One of the more important questions facing philosophers is what the value of philosophy is, and why exactly one ought to study it. Although consensus in the literature is that the unexamined life is not worth living, the general population often finds those in philosophy’s ivory tower – including those inhabiting the uppermost floor of Leacock – irrelevant.
Montreal’s philosophical community intends to alter that perception this weekend with Philopolis, a student-run event featuring conferences, workshops, and panel discussions covering a wide range of philosophical topics, including that of the discipline’s role in the public sphere. It kicks off Friday night at Concordia’s John Molson School of Business with a roundtable discussion entitled “What Is Public Philosophy?” featuring one professor from each of Montreal’s four universities. Saturday and Sunday’s talks, which take place at UQAM and McGill campus respectively, range from the traditional (“Aristotle and Hegel on Nature, Life, and Becoming,”) to the contemporary (“Violence By Women As a Political Tactic,”) to the downright peculiar (“Spaghetti Westerns and Philosophy.”)
In addition to academic presentations, Philopolis also features film screenings, an exhibition by local artist Sperenza Spir, two plays, and a peripatetic discussion which will take its participants on a walk around Montreal as they examine a variety of philosophical matters. Beginning Sunday at 11 a.m., a day of presentations sponsored by Queer McGill about safe spaces, queer theory, and feminist theory will take place in Arts W-215. Anna Cook, Philopolis co-coordinator and one of several McGill undergraduate students doing such presentations, will lead a talk entitled “The Creation of the Feminine Subject in Assault Prevention Literature.”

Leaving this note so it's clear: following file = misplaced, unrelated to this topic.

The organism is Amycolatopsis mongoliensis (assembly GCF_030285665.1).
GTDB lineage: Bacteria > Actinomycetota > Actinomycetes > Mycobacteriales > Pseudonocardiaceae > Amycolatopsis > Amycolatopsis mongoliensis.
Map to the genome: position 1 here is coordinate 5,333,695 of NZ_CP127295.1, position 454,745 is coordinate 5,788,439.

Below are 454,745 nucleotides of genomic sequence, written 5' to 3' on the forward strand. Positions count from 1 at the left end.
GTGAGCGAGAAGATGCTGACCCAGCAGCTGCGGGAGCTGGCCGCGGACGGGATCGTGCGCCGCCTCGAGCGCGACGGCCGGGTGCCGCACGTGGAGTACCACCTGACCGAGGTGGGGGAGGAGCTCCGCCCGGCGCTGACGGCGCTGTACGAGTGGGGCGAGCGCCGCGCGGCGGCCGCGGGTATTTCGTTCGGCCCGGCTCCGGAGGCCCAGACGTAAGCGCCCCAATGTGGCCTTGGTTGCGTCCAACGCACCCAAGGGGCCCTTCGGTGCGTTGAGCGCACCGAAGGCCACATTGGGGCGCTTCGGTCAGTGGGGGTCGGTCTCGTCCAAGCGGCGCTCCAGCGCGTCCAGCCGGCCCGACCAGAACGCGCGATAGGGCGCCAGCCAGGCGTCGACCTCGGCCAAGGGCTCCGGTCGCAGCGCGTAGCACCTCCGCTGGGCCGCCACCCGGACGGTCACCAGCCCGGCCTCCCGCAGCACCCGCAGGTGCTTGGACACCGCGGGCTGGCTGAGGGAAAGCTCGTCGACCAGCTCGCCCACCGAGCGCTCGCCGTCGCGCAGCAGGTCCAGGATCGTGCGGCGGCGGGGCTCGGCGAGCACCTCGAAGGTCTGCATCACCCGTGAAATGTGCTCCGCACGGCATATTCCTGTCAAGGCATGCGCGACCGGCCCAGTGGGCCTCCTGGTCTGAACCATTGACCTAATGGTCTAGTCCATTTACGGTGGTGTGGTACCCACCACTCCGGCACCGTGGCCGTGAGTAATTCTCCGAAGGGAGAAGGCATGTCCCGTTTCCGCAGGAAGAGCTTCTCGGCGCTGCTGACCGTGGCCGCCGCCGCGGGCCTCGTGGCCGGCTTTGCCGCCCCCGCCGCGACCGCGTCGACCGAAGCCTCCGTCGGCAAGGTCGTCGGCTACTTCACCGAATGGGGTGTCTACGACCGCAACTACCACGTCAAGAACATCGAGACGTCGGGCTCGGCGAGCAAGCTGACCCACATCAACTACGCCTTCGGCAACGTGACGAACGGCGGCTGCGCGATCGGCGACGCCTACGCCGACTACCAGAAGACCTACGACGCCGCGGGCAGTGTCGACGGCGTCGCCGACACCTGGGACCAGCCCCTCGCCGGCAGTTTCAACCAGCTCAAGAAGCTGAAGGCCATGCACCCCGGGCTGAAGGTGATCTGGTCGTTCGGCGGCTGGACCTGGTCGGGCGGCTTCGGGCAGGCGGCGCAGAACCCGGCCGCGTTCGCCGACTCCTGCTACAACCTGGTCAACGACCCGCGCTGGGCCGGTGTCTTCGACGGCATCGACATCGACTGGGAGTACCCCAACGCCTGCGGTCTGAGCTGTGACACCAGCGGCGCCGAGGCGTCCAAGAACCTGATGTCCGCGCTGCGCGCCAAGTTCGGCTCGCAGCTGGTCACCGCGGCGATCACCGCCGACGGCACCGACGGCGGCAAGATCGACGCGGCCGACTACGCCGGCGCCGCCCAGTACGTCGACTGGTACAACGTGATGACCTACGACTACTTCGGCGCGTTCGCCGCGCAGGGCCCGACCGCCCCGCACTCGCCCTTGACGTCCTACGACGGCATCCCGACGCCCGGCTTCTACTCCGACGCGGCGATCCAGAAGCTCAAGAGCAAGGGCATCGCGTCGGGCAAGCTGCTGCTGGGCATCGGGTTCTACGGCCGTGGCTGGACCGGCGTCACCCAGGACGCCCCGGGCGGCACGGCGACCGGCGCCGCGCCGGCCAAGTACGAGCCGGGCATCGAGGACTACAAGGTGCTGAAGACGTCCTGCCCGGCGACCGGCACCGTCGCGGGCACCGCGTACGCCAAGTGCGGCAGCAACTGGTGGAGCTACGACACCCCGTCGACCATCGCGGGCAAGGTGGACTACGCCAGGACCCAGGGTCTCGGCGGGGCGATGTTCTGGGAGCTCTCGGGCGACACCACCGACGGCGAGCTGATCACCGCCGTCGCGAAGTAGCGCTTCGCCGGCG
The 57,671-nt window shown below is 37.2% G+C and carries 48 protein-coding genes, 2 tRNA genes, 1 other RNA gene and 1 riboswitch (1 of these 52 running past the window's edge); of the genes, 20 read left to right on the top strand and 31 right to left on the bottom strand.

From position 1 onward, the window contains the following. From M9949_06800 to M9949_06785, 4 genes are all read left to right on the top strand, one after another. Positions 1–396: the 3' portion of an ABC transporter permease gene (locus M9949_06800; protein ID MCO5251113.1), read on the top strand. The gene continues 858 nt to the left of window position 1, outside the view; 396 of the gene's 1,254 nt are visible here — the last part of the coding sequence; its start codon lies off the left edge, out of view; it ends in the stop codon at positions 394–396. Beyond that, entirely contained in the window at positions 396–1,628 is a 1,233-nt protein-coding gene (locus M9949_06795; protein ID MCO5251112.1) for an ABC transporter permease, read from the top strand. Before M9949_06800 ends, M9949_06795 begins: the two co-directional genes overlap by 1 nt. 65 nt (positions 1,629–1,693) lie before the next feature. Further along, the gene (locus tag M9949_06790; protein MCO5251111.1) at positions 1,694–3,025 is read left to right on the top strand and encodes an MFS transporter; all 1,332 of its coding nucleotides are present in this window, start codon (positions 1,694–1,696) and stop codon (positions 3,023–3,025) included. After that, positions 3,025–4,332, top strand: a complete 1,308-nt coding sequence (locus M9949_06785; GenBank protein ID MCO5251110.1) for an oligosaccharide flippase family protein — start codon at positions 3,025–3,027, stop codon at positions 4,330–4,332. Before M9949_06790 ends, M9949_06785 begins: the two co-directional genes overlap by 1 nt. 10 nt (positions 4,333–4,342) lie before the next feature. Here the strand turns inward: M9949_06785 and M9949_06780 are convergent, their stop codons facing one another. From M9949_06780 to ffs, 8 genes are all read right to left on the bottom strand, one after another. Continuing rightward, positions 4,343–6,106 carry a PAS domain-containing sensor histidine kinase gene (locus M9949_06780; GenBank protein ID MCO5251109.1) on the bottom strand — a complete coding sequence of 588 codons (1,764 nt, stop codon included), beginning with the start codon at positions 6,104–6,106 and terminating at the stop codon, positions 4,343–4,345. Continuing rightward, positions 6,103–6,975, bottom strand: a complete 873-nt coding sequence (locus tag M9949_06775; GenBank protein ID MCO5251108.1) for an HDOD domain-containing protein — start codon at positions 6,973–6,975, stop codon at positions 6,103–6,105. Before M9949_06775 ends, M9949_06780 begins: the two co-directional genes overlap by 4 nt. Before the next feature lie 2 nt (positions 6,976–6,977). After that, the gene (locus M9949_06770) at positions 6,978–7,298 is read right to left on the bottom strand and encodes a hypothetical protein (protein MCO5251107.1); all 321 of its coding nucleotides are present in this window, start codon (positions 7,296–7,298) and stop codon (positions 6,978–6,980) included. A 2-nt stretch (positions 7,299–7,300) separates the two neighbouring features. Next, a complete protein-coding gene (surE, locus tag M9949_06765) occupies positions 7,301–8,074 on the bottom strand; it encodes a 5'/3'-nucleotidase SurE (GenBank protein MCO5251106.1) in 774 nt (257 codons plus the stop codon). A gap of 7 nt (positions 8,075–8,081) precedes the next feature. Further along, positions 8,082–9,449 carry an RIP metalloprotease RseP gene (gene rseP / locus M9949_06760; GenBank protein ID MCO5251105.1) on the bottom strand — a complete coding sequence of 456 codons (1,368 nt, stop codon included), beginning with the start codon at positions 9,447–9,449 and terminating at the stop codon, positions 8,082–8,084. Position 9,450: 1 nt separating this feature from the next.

“The talk is about the importance of rape myths in the creation of feminist identity, including that of the female body being inherently helpless and susceptible to sexual assault,” said Cook. Like everything else at Philopolis, it is entirely free of charge.
“The motivation for organizing this event is to create a space for discussion and to create a community of philosophy in Montreal,” added Cook. “In light of philosophy departments being closed or cut back across campuses, Philopolis aims to show the relevance of philosophy.” Originally conceived by UQAM students involved with the now defunct Nuit de la philosophie, Philopolis also represents an attempt to bridge the anglo-franco divide and bring Montreal’s four philosophy departments together. Curious anglophones should not be dissuaded by the fact that the majority of the 83 talks are in French, since Philopolis’s tireless organizers have scheduled the event to ensure that not a minute of its 19 hours fails to feature at least one English presentation. Even for those who have not been bitten by the philosophy bug, Philopolis offers an enticing opportunity to see philosophy outside of its traditional confines, and to judge its value firsthand.
Philopolis presentations run this weekend at the UQAM and McGill campuses. See philopolis.net for more information and this year’s schedule.